KUALA LUMPUR: Inspector-General of Police Abdul Hamid Bador has guaranteed continued press freedom in the country following the questioning of Al-Jazeera reporters involved in a controversial documentary alleging discrimination against undocumented migrants during the movement control order (MCO).
“First and foremost, let me share the situation in the country. Here, reporters are free to report on anything but there are certain laws.”
He said the laws were there to protect racial and religious harmony in the country.
“Police support media freedom that is responsible.”
He said the documentary had incited anger among the public.
The Attorney-General Chambers had found that the documentary had elements that went against certain laws in the country under the Sedition Act and the Communications and Multimedia Act 1998, he added.
“That’s why they had ordered an investigation.”
Hamid added that the six reporters were called in today as witnesses.
“That’s how we treat all called to Bukit Aman. They come and answer a few questions. We then complete the investigation paper (IP) and later send it to the Attorney-General’s Chambers.”
The Al Jazeera documentary on Friday alleged Malaysia had discriminated against illegal immigrants when it took steps to curb the spread of Covid-19.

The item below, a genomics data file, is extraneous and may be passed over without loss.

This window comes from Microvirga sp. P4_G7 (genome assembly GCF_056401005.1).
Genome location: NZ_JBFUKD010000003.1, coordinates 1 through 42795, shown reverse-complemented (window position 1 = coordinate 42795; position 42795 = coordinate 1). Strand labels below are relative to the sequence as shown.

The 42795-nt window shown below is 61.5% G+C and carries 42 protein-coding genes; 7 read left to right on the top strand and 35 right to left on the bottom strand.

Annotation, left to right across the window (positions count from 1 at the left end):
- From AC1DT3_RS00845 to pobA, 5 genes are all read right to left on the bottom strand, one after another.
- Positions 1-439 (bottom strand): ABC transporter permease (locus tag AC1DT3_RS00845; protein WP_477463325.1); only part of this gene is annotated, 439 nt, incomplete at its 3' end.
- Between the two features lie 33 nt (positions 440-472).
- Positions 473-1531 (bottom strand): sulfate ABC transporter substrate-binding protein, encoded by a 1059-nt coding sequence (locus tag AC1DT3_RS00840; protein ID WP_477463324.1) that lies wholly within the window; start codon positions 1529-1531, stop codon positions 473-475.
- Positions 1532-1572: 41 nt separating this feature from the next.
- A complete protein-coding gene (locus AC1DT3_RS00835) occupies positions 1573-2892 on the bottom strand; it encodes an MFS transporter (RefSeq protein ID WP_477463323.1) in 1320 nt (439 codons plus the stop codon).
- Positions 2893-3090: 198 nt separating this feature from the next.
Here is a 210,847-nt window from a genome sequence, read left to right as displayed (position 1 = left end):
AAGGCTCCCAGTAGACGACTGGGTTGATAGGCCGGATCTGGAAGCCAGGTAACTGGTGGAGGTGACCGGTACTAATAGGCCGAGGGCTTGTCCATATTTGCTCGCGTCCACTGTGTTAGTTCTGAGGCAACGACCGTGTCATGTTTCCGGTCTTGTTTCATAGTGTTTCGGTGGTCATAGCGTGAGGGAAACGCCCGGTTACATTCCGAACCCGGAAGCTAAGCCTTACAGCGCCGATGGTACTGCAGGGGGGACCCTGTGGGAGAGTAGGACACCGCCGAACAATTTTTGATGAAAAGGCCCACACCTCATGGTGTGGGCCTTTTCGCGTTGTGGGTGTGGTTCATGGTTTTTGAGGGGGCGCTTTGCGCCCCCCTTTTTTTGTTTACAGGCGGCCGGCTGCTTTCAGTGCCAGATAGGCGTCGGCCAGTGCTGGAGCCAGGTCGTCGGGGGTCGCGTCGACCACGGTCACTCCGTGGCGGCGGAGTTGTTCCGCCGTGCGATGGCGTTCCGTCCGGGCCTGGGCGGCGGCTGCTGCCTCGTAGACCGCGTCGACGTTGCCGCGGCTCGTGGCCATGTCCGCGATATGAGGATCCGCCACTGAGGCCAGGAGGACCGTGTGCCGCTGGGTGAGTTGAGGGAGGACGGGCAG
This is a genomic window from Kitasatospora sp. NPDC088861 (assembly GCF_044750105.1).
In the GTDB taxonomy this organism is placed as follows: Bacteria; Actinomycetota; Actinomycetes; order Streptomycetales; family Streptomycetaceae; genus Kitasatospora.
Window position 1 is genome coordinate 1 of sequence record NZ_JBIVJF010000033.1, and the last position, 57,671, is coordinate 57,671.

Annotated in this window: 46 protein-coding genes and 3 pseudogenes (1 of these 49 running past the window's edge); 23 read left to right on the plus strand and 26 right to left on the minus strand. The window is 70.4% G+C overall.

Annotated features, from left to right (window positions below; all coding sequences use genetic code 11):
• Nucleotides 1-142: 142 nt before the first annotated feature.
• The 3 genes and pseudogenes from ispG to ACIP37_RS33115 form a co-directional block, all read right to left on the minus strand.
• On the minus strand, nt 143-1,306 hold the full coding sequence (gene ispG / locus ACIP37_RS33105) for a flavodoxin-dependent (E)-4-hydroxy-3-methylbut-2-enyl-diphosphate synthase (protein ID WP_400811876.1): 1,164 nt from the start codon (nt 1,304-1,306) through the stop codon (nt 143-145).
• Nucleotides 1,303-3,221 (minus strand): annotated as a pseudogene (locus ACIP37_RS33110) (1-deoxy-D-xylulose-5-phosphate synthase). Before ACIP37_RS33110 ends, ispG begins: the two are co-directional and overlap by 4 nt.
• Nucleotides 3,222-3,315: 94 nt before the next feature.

It also featured a Bangladeshi migrant, Md Rayhan Kabir, a migrant who is now wanted by the Immigration Department to assist in investigations under the Immigration Act.
On Tuesday, pictures of Rayhan were published on several news websites, alongside the details of his Bangladeshi passport which were released to the media by the Immigration Department.
Hamid also guaranteed the safety of the Bangladeshi man sought for suspected immigration offences.
He said it would be best if he came forward on his own, adding that there were laws that will protect him.
“If what he said was true, then he should not fear anything,” he said.
Hamid added he was shocked when he heard about his allegations that undocumented migrants were treated like “animals”.
Hamid added that he took special care to ensure police officers under him respected the rights of undocumented migrants during any enforcement activities.
He added that he had personally ensured good treatment of migrants admitted to the Covid-19 Low-Risk Patient Quarantine and Treatment Centre at the Malaysia Agro Exposition Park Serdang (MAEPS).
On the six reporters being called for questioning today, he said if they had received death threats they can lodge a police report. “We will investigate them fairly,” he assured.
On whether or not they can leave the country, he said he needed to check with the AGC first.
He added there were no reasons for them to do so. “If they are fair in their reporting, then there should be no fear,” he said.
“Even if the AGC decides to prosecute, we will still give them access to lawyers,” he said.
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